A grand jury on Friday declined to indict Houston Texans quarterback Deshaun Watson following a police investigation sparked by lawsuits filed by 22 women who have accused him of sexual assault and harassment.
The grand jury’s decision came about a year after the women first filed their suits, accusing Watson of exposing himself, touching them with his penis or kissing them against their will during massage appointments. One woman alleged Watson forced her to perform oral sex.
Houston police began investigating Watson in April 2021 after a criminal complaint was filed. The FBI also was reviewing the allegations.
Prosecutors presented evidence and testimony to the grand jury for over six hours on Friday related to nine criminal complaints against Watson, Johna Stallings, chief of the adult sex crimes and trafficking division with the Harris County District Attorney’s Office, said. She declined to say what possible charges were presented to the grand jury for consideration.
“We respect the grand jury’s decision,” Stallings said.
Stallings said that decision ended criminal proceedings related to Watson in Harris County, where Houston is located.
Watson’s lawyers have said “some sexual activity” happened during some of the massage appointments but that he never coerced anyone.
“We are delighted that the grand jury has looked at the matter thoroughly and reached the same conclusion we did. Deshaun Watson did not commit any crimes and is not guilty of any offenses,” Rusty Hardin, Watson’s lead attorney, said in a statement.
Tony Buzbee, the attorney representing the 22 women, said the criminal case is separate from the civil cases and he will continue the process of questioning Watson as the lawsuits move toward trial. Earlier Friday, Buzbee questioned Watson during a deposition, the first the NFL star has given as part of the lawsuits.
“The civil cases will continue to gather steam. We take Mr. Watson’s deposition again Tuesday. Respect the process,” Buzbee said.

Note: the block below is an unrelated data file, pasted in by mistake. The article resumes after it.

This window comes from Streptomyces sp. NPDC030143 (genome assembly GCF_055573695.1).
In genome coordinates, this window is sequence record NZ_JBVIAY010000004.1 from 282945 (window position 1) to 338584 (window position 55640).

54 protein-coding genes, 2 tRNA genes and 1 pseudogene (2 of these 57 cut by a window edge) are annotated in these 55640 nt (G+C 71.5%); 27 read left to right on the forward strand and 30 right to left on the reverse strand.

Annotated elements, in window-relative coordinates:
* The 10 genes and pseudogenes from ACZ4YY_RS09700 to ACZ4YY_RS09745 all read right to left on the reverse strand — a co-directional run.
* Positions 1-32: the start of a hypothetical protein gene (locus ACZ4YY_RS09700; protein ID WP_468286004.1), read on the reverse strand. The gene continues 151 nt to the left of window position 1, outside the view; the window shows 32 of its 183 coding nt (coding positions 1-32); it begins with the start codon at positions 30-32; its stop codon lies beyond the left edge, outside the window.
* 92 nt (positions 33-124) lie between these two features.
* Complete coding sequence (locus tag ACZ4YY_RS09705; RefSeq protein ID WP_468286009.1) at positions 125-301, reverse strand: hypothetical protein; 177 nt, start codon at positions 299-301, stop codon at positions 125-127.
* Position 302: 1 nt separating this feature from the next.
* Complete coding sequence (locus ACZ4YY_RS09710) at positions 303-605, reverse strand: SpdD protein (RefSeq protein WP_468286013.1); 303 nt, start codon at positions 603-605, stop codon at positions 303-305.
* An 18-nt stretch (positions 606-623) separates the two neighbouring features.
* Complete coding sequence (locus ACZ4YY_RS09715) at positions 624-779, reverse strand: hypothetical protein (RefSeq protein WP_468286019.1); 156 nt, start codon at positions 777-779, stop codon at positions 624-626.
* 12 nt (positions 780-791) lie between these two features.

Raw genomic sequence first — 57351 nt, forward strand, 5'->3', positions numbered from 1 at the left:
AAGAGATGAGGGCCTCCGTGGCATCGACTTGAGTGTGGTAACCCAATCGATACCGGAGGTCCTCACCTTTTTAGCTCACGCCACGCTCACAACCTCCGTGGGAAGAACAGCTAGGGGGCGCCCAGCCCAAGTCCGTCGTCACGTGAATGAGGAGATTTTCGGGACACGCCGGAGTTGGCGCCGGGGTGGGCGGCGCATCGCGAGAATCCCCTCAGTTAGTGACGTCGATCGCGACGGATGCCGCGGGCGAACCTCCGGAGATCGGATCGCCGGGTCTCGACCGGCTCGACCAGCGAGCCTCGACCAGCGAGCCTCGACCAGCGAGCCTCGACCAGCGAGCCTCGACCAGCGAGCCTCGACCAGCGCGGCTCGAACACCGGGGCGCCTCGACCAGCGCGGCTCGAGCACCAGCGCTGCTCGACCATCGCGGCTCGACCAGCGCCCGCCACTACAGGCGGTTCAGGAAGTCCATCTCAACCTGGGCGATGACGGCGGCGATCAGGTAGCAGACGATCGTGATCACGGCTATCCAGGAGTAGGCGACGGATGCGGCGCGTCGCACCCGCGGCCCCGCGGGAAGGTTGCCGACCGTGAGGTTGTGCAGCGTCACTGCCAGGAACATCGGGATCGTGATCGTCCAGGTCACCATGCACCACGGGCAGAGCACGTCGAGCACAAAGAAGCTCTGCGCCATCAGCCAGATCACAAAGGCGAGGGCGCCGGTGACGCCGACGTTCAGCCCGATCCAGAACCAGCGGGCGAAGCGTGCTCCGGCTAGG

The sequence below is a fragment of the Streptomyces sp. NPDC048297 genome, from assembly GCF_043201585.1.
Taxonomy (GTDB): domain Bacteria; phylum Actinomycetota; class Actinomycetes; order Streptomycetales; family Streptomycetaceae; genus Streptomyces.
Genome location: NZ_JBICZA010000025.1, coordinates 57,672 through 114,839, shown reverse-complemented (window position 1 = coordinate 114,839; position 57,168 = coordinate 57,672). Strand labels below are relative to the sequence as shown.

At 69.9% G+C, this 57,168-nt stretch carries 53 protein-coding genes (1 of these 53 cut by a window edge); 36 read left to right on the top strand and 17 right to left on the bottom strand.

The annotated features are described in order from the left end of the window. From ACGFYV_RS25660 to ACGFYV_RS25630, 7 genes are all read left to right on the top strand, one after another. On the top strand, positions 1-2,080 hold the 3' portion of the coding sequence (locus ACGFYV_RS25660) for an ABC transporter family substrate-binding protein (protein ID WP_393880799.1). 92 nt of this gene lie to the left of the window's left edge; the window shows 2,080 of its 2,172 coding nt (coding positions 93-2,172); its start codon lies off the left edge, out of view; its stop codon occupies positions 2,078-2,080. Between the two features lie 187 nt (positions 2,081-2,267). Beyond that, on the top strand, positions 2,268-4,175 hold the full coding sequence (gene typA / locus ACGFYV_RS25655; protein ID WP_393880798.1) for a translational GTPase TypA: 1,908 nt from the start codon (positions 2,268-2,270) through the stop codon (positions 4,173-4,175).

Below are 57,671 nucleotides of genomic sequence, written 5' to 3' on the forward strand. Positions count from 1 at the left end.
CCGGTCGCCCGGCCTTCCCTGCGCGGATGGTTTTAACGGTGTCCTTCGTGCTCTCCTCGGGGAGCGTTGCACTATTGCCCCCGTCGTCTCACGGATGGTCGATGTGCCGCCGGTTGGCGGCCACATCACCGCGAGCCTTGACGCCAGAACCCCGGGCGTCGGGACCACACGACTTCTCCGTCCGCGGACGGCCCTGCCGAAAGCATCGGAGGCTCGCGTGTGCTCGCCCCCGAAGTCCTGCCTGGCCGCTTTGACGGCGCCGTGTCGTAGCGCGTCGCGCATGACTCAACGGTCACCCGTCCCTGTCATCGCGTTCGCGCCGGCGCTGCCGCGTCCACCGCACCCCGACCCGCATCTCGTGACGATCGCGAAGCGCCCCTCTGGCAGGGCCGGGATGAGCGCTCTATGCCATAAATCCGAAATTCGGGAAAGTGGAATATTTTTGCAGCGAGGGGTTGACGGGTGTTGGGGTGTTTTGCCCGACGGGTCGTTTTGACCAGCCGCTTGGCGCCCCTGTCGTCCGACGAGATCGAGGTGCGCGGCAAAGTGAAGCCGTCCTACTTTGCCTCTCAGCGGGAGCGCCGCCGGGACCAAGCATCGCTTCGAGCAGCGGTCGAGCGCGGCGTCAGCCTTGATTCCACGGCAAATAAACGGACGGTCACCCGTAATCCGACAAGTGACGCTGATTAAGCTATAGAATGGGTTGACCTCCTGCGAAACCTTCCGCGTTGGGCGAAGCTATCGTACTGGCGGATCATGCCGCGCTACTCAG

Eight of the women who sued Watson filed criminal complaints against him with Houston police and had been set to appear before the grand jury. Two other women who didn’t sue Watson also filed police complaints.
Watson’s lawyers have sought to balance their defense of the NFL star while simultaneously condemning sexual violence against women. They have called the lawsuits a “money grab” and claimed that all 22 women who sued are lying — a strategy some experts and advocates say relies on long-used tropes designed to minimize such accusations.
Buzbee has said some of his clients have faced criticism and even death threats.
Even before the lawsuits were filed in March 2021, Watson had asked to be traded. The trade request and the lawsuits kept Watson out all last season. The Texans were expected to try and trade Watson this offseason.
NFL spokesman Brian McCarthy said the league is “closely monitoring all developments” and that matter “remains under review of the personal conduct policy.”
No trial date has been set for the lawsuits.
The deposition of Watson for the civil cases took place in the offices of Hardin’s law firm, located about half a mile (0.8 km) away from the Harris County criminal courthouse in downtown Houston, where the grand jury met.
Watson invoked his Fifth Amendment right against self-incrimination during the deposition, Hardin said.
“No lawyer in America would let their client testify in a court case with the same matters being considered by a grand jury,” Hardin said.
With the criminal investigation over, “we are happy to move forward with the civil case depositions” Hardin said.
Buzbee said that Watson’s refusal to answer his questions Friday only bolstered the women’s allegations.
“If he did nothing wrong, why not just say that?” Buzbee said.
Hardin said Buzbee’s only goal on Friday was to ask Watson “salacious questions” and release transcripts to the media to make him look bad.
Written by: Juan A. Lozano
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